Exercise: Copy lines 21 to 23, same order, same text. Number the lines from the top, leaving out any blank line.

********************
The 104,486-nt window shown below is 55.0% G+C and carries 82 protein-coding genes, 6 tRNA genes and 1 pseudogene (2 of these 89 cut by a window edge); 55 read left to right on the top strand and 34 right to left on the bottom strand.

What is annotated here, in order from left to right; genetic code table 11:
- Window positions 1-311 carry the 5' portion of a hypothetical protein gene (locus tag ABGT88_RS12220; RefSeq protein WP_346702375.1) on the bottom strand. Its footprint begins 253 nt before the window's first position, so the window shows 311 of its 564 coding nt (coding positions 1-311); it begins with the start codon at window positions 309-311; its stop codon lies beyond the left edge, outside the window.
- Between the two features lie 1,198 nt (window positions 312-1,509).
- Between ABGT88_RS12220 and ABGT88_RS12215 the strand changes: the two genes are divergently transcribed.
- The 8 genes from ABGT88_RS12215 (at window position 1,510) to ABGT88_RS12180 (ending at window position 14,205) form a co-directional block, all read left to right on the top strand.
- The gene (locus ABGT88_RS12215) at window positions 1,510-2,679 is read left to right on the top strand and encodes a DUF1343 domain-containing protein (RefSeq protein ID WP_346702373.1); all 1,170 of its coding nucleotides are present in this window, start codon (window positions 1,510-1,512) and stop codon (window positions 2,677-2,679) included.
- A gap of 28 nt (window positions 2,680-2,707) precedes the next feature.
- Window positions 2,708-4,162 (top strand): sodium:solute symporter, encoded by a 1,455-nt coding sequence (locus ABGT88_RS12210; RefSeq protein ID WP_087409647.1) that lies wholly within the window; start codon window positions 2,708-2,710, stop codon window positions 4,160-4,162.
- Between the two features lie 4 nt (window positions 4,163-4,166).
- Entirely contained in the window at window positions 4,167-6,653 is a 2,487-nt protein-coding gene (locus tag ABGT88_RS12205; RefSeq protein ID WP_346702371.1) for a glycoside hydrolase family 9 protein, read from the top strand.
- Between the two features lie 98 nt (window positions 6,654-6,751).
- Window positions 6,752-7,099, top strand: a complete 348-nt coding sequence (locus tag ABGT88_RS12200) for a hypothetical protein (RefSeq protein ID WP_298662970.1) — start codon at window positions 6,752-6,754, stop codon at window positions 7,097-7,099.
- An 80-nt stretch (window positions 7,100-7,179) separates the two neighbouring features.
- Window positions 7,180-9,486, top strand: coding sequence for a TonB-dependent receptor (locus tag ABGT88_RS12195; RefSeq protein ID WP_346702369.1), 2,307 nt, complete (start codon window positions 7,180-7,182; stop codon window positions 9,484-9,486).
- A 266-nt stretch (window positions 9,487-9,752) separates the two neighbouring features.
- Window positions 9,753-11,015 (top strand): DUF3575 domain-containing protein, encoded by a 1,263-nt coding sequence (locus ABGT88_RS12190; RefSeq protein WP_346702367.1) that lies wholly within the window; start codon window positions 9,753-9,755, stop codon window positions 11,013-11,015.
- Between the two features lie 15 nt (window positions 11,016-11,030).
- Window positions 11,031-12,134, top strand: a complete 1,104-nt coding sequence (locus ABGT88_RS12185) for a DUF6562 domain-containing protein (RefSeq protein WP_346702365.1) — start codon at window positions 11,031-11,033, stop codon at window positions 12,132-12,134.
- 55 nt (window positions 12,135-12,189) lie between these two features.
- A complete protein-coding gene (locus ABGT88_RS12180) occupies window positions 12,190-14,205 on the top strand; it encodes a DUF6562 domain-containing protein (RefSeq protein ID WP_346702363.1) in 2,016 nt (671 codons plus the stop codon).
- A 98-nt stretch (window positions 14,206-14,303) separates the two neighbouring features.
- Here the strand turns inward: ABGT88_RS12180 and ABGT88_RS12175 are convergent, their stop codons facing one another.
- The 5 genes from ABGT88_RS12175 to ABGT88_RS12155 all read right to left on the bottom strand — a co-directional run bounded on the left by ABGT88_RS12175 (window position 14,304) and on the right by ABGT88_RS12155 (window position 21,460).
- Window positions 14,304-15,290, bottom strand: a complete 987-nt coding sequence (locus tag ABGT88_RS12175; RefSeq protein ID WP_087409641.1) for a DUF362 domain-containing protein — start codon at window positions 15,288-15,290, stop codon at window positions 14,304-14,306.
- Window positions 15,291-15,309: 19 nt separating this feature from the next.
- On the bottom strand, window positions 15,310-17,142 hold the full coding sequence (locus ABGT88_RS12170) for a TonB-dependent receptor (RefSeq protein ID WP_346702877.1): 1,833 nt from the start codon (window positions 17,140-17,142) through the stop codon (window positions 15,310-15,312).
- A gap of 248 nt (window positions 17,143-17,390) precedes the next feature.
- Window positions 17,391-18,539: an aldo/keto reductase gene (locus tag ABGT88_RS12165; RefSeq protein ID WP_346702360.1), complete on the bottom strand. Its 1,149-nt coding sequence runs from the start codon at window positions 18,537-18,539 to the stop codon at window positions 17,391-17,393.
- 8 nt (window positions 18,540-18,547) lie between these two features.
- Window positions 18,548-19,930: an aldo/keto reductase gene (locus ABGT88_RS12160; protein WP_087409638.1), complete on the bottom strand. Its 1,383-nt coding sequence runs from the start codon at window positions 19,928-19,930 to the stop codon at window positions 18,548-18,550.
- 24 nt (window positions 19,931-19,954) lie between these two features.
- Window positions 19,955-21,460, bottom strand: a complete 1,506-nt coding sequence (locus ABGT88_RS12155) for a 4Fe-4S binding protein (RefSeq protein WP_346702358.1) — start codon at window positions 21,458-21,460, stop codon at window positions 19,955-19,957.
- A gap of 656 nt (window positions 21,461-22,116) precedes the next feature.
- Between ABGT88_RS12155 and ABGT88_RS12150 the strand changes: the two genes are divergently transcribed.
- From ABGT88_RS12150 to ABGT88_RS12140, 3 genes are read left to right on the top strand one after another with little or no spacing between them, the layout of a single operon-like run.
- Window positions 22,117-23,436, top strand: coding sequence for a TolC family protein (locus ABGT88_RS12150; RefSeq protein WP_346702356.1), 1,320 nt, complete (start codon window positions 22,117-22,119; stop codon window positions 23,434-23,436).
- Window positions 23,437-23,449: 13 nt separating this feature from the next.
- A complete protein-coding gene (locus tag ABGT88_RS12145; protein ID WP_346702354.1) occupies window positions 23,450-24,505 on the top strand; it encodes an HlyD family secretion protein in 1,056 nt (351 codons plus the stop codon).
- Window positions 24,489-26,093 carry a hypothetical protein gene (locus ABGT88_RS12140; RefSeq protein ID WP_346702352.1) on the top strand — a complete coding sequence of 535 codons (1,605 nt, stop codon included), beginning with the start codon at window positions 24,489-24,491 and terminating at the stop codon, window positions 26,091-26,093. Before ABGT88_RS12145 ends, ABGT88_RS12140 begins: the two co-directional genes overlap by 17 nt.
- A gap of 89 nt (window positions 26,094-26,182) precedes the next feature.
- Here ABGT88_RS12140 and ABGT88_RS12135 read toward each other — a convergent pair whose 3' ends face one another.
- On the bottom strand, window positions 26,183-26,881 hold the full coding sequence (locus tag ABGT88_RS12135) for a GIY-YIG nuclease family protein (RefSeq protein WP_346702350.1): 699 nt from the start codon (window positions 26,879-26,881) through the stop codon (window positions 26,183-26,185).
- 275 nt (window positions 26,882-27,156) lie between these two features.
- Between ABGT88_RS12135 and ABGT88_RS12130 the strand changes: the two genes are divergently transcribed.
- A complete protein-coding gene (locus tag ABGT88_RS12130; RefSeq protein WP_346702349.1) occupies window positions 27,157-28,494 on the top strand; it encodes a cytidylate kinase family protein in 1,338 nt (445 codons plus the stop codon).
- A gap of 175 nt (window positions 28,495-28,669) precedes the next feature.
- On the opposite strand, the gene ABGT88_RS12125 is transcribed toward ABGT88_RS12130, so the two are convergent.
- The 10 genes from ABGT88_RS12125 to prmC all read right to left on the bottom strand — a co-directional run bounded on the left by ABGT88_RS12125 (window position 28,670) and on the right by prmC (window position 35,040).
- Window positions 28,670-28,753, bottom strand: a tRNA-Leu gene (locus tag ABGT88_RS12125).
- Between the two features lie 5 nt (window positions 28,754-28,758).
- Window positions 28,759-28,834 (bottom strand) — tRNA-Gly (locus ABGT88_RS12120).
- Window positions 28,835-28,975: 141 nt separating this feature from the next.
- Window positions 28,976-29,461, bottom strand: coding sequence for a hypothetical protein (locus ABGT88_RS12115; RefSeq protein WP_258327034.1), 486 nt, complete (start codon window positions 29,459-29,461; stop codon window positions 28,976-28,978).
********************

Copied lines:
- A complete protein-coding gene (locus ABGT88_RS12180) occupies window positions 12,190-14,205 on the top strand; it encodes a DUF6562 domain-containing protein (RefSeq protein ID WP_346702363.1) in 2,016 nt (671 codons plus the stop codon).
- A 98-nt stretch (window positions 14,206-14,303) separates the two neighbouring features.
- Here the strand turns inward: ABGT88_RS12180 and ABGT88_RS12175 are convergent, their stop codons facing one another.